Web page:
Same-store sales, excluding fuel, fell 4.1 per cent in the first quarter ended May 22, compared with estimates of a 6.7-per-cent decline, according to IBES data from Refinitiv.
Kroger said it expects 2021 adjusted same-store sales to fall between 2.5 per cent and 4 per cent, while it had earlier projected a decline between 3 per cent and 5 per cent. Analysts on average expect same-store sales to decline 4.38 per cent, according to IBES data from Refinitiv.
On the decline
The Calgary-based company says its stake in the Newfoundland and Labrador facility will increase to 48 per cent from about 38 per cent as part of a restructuring of ownership.
“Although this agreement in principle is not a guarantee, it sets a path forward in the next few months to secure a return to operations for many years to come,” company president and chief executive officer Mark Little said in the release.
By Suncor’s estimates, there are still 80 million barrels of oil left in the Terra Nova field.
Details about the other partners, including which companies might be selling their stakes and for how much, weren’t immediately available.
The agreement must still be approved and finalized, and is contingent upon the Newfoundland and Labrador government coming through with its promise of more than $500-million in cash and royalty adjustments, the release said.
The Terra Nova oilfield is one of four offshore oil installations in the province and sits about 350 kilometres southeast of St. John’s. It hasn’t produced oil since December 2019.
Aimia Inc. (AIM-T) slipped after announcing approval of a normal course issuer bid to purchase for cancellation up to 7,349 million of its common shares, or 10 per cent of the public float as at June 8.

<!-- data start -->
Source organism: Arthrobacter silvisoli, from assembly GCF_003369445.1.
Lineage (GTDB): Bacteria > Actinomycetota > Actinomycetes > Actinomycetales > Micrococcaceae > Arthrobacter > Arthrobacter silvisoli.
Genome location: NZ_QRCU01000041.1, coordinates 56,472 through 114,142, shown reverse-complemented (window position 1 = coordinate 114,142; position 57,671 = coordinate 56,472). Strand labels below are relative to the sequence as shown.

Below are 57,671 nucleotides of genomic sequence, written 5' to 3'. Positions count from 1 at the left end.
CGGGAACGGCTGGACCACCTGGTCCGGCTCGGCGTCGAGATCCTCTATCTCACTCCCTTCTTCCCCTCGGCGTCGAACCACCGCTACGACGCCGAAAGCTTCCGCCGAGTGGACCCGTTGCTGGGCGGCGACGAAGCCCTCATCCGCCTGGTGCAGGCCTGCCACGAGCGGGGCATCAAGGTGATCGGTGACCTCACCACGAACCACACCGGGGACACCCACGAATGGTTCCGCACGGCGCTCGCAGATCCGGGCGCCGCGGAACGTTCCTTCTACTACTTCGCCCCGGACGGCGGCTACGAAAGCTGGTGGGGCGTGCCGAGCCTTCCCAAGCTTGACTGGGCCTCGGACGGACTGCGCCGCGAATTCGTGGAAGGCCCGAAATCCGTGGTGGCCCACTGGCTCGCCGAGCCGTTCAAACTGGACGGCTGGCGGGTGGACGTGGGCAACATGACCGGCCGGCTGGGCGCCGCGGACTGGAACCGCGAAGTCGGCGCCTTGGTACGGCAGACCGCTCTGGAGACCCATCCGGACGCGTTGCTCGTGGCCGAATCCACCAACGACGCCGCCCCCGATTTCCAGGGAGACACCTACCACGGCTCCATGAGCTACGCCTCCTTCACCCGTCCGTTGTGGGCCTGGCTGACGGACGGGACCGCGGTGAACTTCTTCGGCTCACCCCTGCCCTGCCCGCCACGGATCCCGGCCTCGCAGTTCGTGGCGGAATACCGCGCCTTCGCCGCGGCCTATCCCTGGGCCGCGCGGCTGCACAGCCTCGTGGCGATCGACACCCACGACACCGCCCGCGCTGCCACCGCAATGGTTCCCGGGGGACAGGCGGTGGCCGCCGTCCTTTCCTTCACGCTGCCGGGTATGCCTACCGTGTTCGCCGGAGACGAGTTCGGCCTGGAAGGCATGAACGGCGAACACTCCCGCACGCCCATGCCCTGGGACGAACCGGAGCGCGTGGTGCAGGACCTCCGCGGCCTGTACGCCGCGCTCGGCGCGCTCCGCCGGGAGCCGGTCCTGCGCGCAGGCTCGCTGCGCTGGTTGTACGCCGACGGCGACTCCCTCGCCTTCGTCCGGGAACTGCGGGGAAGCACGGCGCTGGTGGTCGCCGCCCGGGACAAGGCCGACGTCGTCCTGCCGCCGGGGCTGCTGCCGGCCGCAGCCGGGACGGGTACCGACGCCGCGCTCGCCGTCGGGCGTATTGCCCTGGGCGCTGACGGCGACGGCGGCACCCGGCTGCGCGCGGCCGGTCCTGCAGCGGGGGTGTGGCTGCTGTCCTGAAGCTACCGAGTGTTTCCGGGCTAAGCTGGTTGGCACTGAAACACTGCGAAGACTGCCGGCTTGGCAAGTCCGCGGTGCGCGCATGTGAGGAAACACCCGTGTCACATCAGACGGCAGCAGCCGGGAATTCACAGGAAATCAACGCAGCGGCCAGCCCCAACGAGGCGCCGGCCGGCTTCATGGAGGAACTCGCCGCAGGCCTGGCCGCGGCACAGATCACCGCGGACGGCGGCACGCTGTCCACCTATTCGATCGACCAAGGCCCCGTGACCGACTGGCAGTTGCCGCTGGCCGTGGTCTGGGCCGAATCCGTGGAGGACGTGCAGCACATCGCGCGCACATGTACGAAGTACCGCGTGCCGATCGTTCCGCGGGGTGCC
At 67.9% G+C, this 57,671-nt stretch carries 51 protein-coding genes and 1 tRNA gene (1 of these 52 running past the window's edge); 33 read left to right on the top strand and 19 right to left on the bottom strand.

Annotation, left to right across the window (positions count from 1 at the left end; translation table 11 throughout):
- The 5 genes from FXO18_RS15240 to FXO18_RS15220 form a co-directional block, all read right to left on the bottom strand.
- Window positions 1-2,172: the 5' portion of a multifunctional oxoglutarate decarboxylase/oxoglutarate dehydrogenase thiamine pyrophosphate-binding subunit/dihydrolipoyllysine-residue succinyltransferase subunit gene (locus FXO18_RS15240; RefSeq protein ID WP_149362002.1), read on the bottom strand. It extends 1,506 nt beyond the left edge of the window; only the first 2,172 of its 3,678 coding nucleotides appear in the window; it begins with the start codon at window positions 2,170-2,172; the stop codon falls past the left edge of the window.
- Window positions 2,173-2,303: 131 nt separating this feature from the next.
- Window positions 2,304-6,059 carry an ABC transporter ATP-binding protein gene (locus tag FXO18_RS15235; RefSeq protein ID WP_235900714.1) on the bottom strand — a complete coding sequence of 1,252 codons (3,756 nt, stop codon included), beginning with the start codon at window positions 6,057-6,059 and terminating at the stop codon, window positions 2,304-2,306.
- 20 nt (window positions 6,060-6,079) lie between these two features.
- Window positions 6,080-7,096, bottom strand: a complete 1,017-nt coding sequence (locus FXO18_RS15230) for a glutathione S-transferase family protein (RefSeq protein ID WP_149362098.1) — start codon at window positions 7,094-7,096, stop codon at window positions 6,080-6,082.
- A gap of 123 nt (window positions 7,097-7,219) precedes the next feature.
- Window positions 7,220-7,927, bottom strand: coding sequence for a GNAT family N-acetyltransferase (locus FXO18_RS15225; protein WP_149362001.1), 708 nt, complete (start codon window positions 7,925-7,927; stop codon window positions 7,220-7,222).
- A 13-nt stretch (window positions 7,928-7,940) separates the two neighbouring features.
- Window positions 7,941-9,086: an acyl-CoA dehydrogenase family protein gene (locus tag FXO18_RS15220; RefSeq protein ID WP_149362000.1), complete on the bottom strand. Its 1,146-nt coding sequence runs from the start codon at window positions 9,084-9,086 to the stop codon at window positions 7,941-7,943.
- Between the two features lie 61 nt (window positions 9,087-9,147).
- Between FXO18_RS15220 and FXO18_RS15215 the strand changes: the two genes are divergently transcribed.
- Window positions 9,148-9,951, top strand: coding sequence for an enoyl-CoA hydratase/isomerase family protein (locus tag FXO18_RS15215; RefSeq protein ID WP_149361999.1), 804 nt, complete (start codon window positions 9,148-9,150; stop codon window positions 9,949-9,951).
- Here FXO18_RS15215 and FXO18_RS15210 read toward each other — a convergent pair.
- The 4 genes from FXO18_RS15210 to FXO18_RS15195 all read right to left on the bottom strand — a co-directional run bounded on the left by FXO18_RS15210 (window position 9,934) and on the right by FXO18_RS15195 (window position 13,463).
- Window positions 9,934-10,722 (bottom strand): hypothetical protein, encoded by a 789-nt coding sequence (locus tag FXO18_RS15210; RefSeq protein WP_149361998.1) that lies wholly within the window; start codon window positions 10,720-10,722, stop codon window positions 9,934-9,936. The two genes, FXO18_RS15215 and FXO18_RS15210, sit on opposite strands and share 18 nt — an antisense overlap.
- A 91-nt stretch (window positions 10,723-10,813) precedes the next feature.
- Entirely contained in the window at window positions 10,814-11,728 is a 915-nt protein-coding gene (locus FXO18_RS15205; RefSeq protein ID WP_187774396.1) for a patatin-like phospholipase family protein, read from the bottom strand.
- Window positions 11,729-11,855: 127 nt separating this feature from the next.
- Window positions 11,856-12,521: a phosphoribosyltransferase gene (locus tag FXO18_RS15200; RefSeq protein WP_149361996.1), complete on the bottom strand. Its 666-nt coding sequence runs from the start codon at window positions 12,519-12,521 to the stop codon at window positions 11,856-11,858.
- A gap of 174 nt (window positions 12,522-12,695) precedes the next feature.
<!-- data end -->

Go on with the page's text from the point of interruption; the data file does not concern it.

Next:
“Aimia believes that the market price of its common shares may, from time to time, not reflect the inherent value of the company, and that repurchases of common shares pursuant to the NCIB may represent an appropriate and desirable use of the company’s funds. Therefore, Aimia believes that it is in its best interest to proceed with this NCIB, while maintaining sufficient financial flexibility to execute on the company’s future strategic direction and capital allocation priorities,” it said.
Ford Motor Co. (F-N) reversed early gains in the wake of saying on Thursday that an improvement in its automotive business will help the company post second-quarter adjusted operating earnings above its own expectations.
Adjusted earnings before interest and taxes will also be significantly better than a year earlier, the company said, despite the continuing semiconductor crunch that has made automakers forecast billions in losses.
Lower-than-anticipated costs and favorable market factors drove an improvement in the automotive business.